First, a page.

The religious element can be used for back story or to create conflict and raise the tension in a scene. Religion can put characters at odds with each other or draw them close. It can reveal prejudices or it can reveal truths. It can help a character or impede his progress. It can tie a character in knots or free him from what has him bound. It can do both in the same story.

Religion can be explanation or excuse or revelation.

Religion and all its trappings can add layers to story and depth to characters. Don’t be too quick to ignore the religious element and its impact on story and character and reader.

Keep in mind—

Readers can be easily turned off by too much of the religious element. As with any writing element, don’t overdo.

You are writing fiction, not a screed or a proselytizing tool.

You want to make the religious elements fit the character and the era and the genre.

Mentions of faith can be subtle or grand.

Religion is personal and marrow-deep in many individuals, in your readers. But the strength of those connections shouldn’t stop you from using religion for your characters. Actually, because readers so identify with their beliefs, that’s a strong reason for you to include the religious element. Religious issues can create an instant emotional tie that you produce with few other story elements.

What you can do—

Put what you know of people and of faith to work for your stories. Don’t hesitate to push emotional buttons for characters and readers. Manipulate the religious element for effect.

Decide on the level—intensity and depth—of the faith elements you’ll include. Is faith part of what makes your character who he is? Does it color everything he does or is it merely background info?

Use faith and rite and ritual to reveal character, advance plot, create or raise conflict, provide back story, play the centerpiece of an action scene.

Make faith a natural part of a character, not an add-on.

As with any story component, don’t introduce religion only once and then drop it. If you include faith practices or issues, put them to use.

Don’t overanalyze or over-explain faith and beliefs. As you don’t explain how a car runs when a character jumps into it to make a fast getaway, don’t explain how religion makes a character behave. Just make use of faith the same way you make use of a car.

Create individuals of faith rather than writing caricatures. Not all religious people are angelic in thought or behavior, as they were written 150 years ago. And not all priests and modern religious believers are psychotic, evil men hiding behind their faith, as they’ve been written for the past 40 years.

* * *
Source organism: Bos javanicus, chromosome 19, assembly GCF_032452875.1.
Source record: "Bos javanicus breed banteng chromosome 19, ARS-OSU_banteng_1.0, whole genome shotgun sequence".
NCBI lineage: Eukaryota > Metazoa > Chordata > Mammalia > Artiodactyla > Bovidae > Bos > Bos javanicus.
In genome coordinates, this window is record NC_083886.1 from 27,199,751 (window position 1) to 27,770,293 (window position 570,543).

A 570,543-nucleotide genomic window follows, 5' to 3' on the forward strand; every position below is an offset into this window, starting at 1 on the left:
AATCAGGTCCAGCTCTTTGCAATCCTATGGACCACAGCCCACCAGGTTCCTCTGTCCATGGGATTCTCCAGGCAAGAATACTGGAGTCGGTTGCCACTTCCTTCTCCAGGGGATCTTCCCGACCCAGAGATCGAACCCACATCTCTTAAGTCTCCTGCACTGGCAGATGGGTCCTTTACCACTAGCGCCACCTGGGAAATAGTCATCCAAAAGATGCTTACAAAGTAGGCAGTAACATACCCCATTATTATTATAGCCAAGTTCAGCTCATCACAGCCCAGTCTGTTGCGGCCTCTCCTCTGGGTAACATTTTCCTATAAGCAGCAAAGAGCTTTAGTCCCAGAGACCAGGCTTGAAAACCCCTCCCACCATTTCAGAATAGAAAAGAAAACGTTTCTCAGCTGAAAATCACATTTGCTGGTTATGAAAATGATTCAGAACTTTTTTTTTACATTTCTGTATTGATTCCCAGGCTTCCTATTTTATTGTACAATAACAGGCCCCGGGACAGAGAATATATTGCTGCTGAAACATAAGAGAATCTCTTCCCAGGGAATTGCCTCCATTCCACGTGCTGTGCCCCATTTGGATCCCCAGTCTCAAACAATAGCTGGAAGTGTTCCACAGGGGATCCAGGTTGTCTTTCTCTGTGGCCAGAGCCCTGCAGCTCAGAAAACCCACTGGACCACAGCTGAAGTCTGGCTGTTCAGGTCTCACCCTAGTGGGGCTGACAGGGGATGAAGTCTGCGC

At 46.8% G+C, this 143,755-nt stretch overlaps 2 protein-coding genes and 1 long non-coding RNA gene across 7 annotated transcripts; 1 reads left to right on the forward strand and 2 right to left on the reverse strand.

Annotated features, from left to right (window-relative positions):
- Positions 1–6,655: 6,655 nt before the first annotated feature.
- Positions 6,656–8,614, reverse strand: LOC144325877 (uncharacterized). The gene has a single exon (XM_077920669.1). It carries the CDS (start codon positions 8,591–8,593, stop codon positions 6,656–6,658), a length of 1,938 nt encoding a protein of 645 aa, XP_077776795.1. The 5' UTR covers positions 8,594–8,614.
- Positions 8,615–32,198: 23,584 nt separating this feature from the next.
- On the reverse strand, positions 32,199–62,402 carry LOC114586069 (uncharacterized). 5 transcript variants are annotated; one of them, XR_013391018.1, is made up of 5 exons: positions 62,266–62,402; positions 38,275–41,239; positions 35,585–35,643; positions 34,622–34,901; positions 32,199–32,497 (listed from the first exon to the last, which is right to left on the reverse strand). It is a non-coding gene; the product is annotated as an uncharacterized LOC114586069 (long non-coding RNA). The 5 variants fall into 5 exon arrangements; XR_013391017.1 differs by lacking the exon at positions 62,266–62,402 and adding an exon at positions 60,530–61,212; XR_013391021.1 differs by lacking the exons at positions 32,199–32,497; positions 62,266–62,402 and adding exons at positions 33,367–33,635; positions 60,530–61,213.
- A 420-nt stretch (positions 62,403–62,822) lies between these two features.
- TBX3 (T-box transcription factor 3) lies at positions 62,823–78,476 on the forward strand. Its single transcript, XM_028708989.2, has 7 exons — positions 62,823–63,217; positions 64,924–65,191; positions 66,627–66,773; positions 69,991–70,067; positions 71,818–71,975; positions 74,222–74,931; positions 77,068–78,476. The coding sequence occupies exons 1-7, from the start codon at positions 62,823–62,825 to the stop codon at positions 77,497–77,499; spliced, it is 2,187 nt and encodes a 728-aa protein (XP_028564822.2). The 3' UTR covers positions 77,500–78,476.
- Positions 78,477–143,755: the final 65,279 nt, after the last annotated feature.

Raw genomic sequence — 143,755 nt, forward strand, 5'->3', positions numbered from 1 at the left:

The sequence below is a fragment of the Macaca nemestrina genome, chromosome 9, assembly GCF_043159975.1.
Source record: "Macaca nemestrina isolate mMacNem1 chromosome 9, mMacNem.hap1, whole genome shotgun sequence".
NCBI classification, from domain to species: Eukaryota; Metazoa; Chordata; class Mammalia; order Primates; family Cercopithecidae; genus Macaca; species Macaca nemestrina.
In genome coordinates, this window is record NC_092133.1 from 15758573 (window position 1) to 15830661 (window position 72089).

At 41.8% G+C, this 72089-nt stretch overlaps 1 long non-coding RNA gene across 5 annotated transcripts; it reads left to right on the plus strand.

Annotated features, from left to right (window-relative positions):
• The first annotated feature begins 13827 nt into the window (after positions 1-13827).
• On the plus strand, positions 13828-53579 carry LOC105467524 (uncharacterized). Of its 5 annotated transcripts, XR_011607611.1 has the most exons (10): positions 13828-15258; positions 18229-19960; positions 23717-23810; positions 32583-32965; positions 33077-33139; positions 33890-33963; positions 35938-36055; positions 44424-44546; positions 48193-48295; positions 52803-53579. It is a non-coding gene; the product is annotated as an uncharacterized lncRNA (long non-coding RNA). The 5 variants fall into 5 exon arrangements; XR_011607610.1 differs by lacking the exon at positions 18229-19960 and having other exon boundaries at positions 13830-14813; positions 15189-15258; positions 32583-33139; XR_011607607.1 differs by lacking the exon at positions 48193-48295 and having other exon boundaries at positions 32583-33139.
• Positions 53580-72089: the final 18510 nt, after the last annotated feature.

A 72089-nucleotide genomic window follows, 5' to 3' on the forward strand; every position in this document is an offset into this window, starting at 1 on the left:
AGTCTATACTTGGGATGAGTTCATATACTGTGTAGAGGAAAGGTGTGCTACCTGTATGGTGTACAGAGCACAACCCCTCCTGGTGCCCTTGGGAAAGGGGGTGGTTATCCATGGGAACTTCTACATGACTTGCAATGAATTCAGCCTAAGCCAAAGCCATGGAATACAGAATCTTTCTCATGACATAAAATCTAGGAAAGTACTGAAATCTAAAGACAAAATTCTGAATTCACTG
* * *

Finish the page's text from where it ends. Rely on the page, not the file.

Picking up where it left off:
Don’t allow other writers or experts to tell you what to include in your fiction. Writers are including religion, faith and beliefs, and they’re doing it well. Use any element that fits your story.


Consider faith for your fiction. Don’t add it only because you can, but don’t ignore it if your scenes, plot, and characters would be more involving with it.

Put religion, faith, and belief to work for your fiction. Draw from any subject matter that suits the tale you want to tell and that fits the characters who live in your story world.

Don’t allow yourself to be steered away from any story element that would enhance your craft, any element that could be the making of your story or your personal writing style or your career.

Introduce faith into your stories.

Write about characters and their beliefs.

Write powerful, inspiring fiction.



Tags:     Posted in: Craft & Style

10 Responses to “Do Religion and Faith Belong in Fiction?”

  1. If there’s one thing guaranteed to make me put a book down and not finish reading it then it has to be when I think the author is trying to preach religion to me. I have nothing against preaching or religion if it is part of the story or plot. But making a character religious in fiction should be the same as making a character a stamp collector, or an alcoholic or a fanatical sports fan or a nosy busybody. The trait should be used to explain behaviour or motive or drive or means or opportunity. If an author makes a character religious as a reader I want to know why. Has the character suffered some injustice or pain in their past? Were they brought up that way and how is it affecting their life and relationships now? etc. It is similar to the play prop misquote; “if there’s a gun hanging over the fireplace in act one, it had better be used by the end of act three, or why was it there.”